UPDATED. Tonight’s “virtual town hall meeting” by gay and lesbian leaders (you can join in at 6pm PST here) is shaping up to be the No on 8 Campaign’s Waterloo.
The gay and lesbian community is reassessing their efforts in light of a flurry of reports that question No on 8’s tactics and commitment and the decision to hold the discussion, as well as the closed off nature of its format, are a tacit admission that the gay community is demanding answers from their leaders.
The Advocate has published a searing new report (see, we say nice things from time to time), revealing that over the summer Lori L. Jean of the L.A. Gay and Lesbian Center went on vacation for a month and Geoff Kors of Equality California left for two and a half weeks. In a self-published QnA released last night, Jean puts the blame on the community by saying:
“I think all of us believe that if the No on 8 campaign had as much money as the Yes forces had AS EARLY as they had it, it would have made a significant difference.”
But rather than campaigning and working to raise money, Jean was on vacation. No on 8 leaders have routinely blamed the loss on a lack of funds due to the gay community’s apathy, but this is naive. The first step in any good political campaign is to motivate your base, something No on 8 leaders failed to do.
“When is the time to finger point?” says Michael Weinstein, founder of the AIDS Healthcare Foundation. “After we lose again?
In addition LGBT leaders from the black & latino community are hopping mad they were never included in the No on 8 campaign. Jeffrey King, executive director of In The Meantime Men’s Group, a South Los Angeles outreach organization for gay black men told the LA Weekly:
“We told them what should be done. We told them what they shouldn’t do – and they did what they wanted to do. This clearly is not the time to call black folks out and say we were to blame. There was not enough outreach. Period.”
Richard Zaldivar, former City Council Aide, director The Wall Las Memorias Project, who successfully led a grassroots effort to build the first publicly funded AIDS Memorial in East Los Angeles was told by No on 8 staffers that the Latino vote “wasn’t a priority.”
“I drove by the [Our Lady of the Angeles] cathedral on Sunday and I saw young people protesting. But they need to hold the gay and lesbian leadership accountable as much as the Mormon Church and the Catholic Church…If Latinos were playing such an important role in the presidential campaign what was the No on 8 strategy?”
Your editor questioned the Prop. 8 campaign before the election, particularly the lack of a get out the vote effort. The campaign focused on television ads and phone-banking and actively discouraged grassroots efforts to do one-on-one canvassing across the state, even mocking the Yes on 8 campaign’s door to door operation. We weren’t the only ones. Rick Jacobs, executive director of The Courage Campaign, a progressive netroots activist group was flummoxed. He explained his frustration to the LA Weekly:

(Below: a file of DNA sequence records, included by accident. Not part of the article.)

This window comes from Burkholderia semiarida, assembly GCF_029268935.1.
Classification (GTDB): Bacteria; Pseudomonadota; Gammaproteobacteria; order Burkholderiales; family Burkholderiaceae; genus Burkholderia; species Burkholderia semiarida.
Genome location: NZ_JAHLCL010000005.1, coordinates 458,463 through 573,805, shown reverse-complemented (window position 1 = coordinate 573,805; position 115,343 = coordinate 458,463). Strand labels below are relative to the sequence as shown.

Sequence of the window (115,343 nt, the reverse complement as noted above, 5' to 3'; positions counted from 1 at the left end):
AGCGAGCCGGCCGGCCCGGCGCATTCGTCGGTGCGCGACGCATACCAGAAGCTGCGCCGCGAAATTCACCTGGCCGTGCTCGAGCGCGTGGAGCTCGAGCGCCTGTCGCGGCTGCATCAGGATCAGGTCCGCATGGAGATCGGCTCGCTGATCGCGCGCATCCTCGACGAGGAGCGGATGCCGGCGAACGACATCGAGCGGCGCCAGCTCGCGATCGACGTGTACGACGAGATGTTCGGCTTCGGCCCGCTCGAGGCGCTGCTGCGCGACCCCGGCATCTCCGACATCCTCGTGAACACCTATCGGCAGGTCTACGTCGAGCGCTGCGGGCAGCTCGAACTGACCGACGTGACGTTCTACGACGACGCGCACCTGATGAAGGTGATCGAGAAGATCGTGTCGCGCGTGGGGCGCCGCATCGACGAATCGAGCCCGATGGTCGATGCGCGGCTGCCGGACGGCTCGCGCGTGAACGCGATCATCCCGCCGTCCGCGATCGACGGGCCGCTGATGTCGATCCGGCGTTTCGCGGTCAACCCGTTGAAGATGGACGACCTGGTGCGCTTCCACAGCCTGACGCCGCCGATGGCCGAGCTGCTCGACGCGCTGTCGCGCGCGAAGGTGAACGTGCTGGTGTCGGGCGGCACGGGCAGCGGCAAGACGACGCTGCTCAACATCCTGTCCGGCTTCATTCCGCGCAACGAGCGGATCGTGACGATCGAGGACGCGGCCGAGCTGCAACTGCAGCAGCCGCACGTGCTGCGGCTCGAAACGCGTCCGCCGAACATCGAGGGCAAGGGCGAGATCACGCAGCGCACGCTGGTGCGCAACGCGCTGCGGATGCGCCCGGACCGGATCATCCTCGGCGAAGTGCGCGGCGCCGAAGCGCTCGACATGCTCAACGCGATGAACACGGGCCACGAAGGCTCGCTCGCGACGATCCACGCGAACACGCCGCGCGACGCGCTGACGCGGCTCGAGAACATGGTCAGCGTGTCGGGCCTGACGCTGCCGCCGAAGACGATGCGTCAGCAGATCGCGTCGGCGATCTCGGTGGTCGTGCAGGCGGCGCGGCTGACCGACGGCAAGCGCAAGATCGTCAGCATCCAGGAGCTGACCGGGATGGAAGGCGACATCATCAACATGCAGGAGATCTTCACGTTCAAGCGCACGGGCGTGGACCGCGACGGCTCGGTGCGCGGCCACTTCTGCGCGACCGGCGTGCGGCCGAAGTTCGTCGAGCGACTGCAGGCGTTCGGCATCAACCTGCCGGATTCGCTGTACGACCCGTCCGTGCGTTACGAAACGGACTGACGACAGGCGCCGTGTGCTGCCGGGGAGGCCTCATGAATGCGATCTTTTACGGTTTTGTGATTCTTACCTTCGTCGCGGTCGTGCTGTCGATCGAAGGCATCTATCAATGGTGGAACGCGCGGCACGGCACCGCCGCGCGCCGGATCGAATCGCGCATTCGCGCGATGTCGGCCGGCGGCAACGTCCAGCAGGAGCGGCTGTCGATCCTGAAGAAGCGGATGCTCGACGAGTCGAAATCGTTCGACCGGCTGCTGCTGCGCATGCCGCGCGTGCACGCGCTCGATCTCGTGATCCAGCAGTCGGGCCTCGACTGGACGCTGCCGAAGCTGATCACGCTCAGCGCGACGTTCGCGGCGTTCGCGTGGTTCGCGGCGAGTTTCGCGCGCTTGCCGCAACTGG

He asked campaign insiders to explain their plans. “I was told they were blanketing [black and Latino] neighborhoods with door [knob] hangers.” Such passive electioneering, “shows a colossal lack of understanding for what is needed to win an election.”
Some are already calling tonight’s virtual town hall a dog and pony show– not only is the event hosted by one of the No on 8 campaign leaders, it’s being done in a virtual setting that allows No on 8 leaders complete control over the environment and the questions asked.
Queerty contacted the moderator of the panel, Karen Ocamb, a writer for Los Angeles’ IN Magazine and asked her if she had direct access to the questions being submitted, if she was selecting which questions would be asked and why she agreed to moderate a panel that is neither independent or open. She replied:
“I have access to and will have complete control over the questions. I have already looked at a number of the questions sent to the TownHallModerator account and actually most of them so far are legal. Â I intend to review all of them – but since there are so many guests and so many questions, I’ll probably use one or two as representative of a category – with perhaps a follow up…
I agreed to moderate the panel BECAUSE I’m a journalist. Anyone else, I suspect, would be considered a stake-holder in some way and therefore throw the whole thing into question. Â My intention is to moderate and ask the questions the people want asked. There are still A LOT of questions that will not be answered until that independent analysis is completed – and I don’t know how much of that we’ll be able to see. But I’ll keep pushing for it. “
Queerty has also submitted all the questions posed by our commenters in our first posting about the meeting.
The argument that looking at how the No on 8 campaign failed will divide us seems sophomoric in light of the fact that it’s now clear that the community was never united in this effort, partly because the No on 8 campaign rebuffed efforts by leaders not within their circle.
The gay community should be looking to the future, but it also must assess if it wants to go forward with the leaders who failed, or if it’s time to look to new solutions– and new voices to lead the way.